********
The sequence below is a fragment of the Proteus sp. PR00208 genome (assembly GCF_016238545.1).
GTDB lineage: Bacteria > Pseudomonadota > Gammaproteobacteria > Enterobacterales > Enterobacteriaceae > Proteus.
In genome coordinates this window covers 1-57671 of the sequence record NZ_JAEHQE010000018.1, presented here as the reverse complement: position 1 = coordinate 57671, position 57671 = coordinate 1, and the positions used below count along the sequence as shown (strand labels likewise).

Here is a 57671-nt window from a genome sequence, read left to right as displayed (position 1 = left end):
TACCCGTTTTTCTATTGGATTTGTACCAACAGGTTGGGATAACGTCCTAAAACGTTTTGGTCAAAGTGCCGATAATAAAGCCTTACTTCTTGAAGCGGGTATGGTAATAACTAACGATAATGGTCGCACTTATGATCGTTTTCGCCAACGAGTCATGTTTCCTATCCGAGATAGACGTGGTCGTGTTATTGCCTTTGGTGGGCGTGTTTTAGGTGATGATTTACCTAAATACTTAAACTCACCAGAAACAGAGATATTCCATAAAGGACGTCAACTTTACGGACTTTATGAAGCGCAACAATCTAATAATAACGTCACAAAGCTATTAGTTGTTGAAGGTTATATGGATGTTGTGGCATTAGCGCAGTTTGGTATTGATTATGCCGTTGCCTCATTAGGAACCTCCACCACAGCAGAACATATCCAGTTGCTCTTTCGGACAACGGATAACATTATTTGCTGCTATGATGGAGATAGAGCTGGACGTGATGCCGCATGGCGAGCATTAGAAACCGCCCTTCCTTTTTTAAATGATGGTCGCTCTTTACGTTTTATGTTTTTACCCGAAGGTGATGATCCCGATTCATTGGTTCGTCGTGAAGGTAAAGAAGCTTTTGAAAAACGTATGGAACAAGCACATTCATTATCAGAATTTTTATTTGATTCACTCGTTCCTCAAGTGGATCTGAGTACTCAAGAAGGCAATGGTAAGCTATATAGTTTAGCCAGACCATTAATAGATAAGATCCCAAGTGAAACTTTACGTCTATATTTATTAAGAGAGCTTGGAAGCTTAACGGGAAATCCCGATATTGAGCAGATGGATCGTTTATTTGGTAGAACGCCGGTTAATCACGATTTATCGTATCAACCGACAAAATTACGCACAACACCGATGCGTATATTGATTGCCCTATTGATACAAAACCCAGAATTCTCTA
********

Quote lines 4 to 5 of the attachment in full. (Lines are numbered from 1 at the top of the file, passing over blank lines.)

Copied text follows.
Here is a 57671-nt window from a genome sequence, read left to right as displayed (position 1 = left end):
TACCCGTTTTTCTATTGGATTTGTACCAACAGGTTGGGATAACGTCCTAAAACGTTTTGGTCAAAGTGCCGATAATAAAGCCTTACTTCTTGAAGCGGGTATGGTAATAACTAACGATAATGGTCGCACTTATGATCGTTTTCGCCAACGAGTCATGTTTCCTATCCGAGATAGACGTGGTCGTGTTATTGCCTTTGGTGGGCGTGTTTTAGGTGATGATTTACCTAAATACTTAAACTCACCAGAAACAGAGATATTCCATAAAGGACGTCAACTTTACGGACTTTATGAAGCGCAACAATCTAATAATAACGTCACAAAGCTATTAGTTGTTGAAGGTTATATGGATGTTGTGGCATTAGCGCAGTTTGGTATTGATTATGCCGTTGCCTCATTAGGAACCTCCACCACAGCAGAACATATCCAGTTGCTCTTTCGGACAACGGATAACATTATTTGCTGCTATGATGGAGATAGAGCTGGACGTGATGCCGCATGGCGAGCATTAGAAACCGCCCTTCCTTTTTTAAATGATGGTCGCTCTTTACGTTTTATGTTTTTACCCGAAGGTGATGATCCCGATTCATTGGTTCGTCGTGAAGGTAAAGAAGCTTTTGAAAAACGTATGGAACAAGCACATTCATTATCAGAATTTTTATTTGATTCACTCGTTCCTCAAGTGGATCTGAGTACTCAAGAAGGCAATGGTAAGCTATATAGTTTAGCCAGACCATTAATAGATAAGATCCCAAGTGAAACTTTACGTCTATATTTATTAAGAGAGCTTGGAAGCTTAACGGGAAATCCCGATATTGAGCAGATGGATCGTTTATTTGGTAGAACGCCGGTTAATCACGATTTATCGTATCAACCGACAAAATTACGCACAACACCGATGCGTATATTGATTGCCCTATTGATACAAAACCCAGAATTCTCTA